Whitman Mission National Historic Site was established to focus on the continuing relevance of the history and impacts of Marcus and Narcissa Whitman's religious mission to the Cayuse Nation in the early nineteenth century. This Cayuse mission was sponsored by the American Board of Commissioners for Foreign Missions (ABCFM), a Boston group responsible for Protestant mission operations around the world. The ABCFM has historically been involved in leading the nation in recognition of Native American sovereignty, the repeal of slavery, and restoration of indigenous rights in South Africa. Today the society is fighting for Lesbian, Gay, Bisexual and Transgender rights.
Despite honorable intentions, ABCFM missions in Old Oregon ended in disaster. Measles and other epidemics resulted in widespread death among Native Americans. Each year brought more immigrants on the Oregon Trail who would want native land. The Whitman's mission was at the center of these tragic changes. In 1847, a group of Cayuse attacked the mission, hoping to remove the source of their devastation. Fourteen people died including Marcus and Narcissa. As a result of the Cayuse attack, the United States government had an excuse to set up reservations and restrict the movement of Native Americans.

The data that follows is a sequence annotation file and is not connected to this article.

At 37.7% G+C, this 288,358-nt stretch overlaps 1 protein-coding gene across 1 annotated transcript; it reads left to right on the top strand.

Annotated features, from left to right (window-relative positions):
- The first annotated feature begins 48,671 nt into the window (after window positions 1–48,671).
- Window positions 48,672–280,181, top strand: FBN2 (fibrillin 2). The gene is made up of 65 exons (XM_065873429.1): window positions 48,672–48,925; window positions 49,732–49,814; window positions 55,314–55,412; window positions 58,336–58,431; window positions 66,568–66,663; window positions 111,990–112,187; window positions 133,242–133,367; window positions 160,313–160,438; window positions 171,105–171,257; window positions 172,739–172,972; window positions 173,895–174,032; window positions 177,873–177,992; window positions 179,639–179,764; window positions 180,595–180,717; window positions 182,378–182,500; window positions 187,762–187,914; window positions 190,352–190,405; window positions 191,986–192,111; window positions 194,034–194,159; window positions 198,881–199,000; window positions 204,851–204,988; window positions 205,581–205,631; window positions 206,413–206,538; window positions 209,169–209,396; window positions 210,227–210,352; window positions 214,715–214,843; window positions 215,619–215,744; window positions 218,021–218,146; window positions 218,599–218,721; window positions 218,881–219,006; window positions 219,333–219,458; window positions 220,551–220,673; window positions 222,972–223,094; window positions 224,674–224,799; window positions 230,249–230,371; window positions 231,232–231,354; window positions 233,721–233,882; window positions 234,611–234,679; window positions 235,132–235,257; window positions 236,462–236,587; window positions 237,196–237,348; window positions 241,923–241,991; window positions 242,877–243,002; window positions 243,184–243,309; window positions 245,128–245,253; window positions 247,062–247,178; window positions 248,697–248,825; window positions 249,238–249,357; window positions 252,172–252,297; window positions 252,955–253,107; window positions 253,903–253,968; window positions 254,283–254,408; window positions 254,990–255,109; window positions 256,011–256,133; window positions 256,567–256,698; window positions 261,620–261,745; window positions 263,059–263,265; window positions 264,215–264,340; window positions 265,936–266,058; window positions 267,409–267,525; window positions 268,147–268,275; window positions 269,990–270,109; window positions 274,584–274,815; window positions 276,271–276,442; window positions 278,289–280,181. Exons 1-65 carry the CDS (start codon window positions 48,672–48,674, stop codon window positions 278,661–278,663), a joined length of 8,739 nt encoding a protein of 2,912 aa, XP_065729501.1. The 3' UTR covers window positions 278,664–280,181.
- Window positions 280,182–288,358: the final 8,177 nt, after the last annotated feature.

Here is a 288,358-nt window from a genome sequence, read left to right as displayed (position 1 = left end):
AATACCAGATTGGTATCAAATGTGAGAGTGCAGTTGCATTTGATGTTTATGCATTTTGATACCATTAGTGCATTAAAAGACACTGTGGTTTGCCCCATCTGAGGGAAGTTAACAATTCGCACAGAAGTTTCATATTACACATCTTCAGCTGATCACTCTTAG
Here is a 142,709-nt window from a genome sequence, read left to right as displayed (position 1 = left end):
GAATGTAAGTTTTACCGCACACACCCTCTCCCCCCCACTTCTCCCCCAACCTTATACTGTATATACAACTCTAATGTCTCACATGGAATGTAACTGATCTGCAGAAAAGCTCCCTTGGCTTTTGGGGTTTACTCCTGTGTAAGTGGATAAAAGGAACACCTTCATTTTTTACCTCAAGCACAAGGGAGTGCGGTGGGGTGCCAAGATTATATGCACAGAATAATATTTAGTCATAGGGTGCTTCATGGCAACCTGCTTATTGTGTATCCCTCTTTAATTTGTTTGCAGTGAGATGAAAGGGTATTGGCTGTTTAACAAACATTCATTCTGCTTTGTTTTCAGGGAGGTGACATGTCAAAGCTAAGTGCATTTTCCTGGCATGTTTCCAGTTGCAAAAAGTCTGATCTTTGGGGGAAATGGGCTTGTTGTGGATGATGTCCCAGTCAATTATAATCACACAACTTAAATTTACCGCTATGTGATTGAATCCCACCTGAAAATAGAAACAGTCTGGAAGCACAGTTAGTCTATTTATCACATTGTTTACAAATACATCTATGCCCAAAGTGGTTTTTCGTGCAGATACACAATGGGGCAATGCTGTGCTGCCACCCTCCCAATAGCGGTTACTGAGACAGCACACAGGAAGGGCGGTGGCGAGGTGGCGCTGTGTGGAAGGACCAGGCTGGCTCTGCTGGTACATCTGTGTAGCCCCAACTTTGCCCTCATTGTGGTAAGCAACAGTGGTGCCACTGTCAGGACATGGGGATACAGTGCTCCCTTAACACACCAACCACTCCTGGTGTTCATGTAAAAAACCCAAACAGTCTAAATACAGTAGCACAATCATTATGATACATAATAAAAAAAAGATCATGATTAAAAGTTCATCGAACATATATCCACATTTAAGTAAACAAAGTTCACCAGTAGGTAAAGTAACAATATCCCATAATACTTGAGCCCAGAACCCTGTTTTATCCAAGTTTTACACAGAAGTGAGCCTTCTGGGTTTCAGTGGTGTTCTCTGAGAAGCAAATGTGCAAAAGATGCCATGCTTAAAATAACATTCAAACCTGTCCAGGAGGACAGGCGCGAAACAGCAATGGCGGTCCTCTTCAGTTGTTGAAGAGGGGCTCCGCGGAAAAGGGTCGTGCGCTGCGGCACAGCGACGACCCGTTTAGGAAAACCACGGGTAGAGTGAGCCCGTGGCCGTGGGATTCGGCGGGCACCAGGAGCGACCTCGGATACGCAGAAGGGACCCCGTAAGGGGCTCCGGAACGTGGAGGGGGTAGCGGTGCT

This history of the Whitman Mission in the early 1800's marks a turning point for Native Americans living on the Columbia Plateau. Through partnering with the Confederated Tribes of the Umatilla Indian Reservation, the National Park Service seeks to present the continuing story of the Cayuse Nation and the impact of this early interaction with foreign immigrants.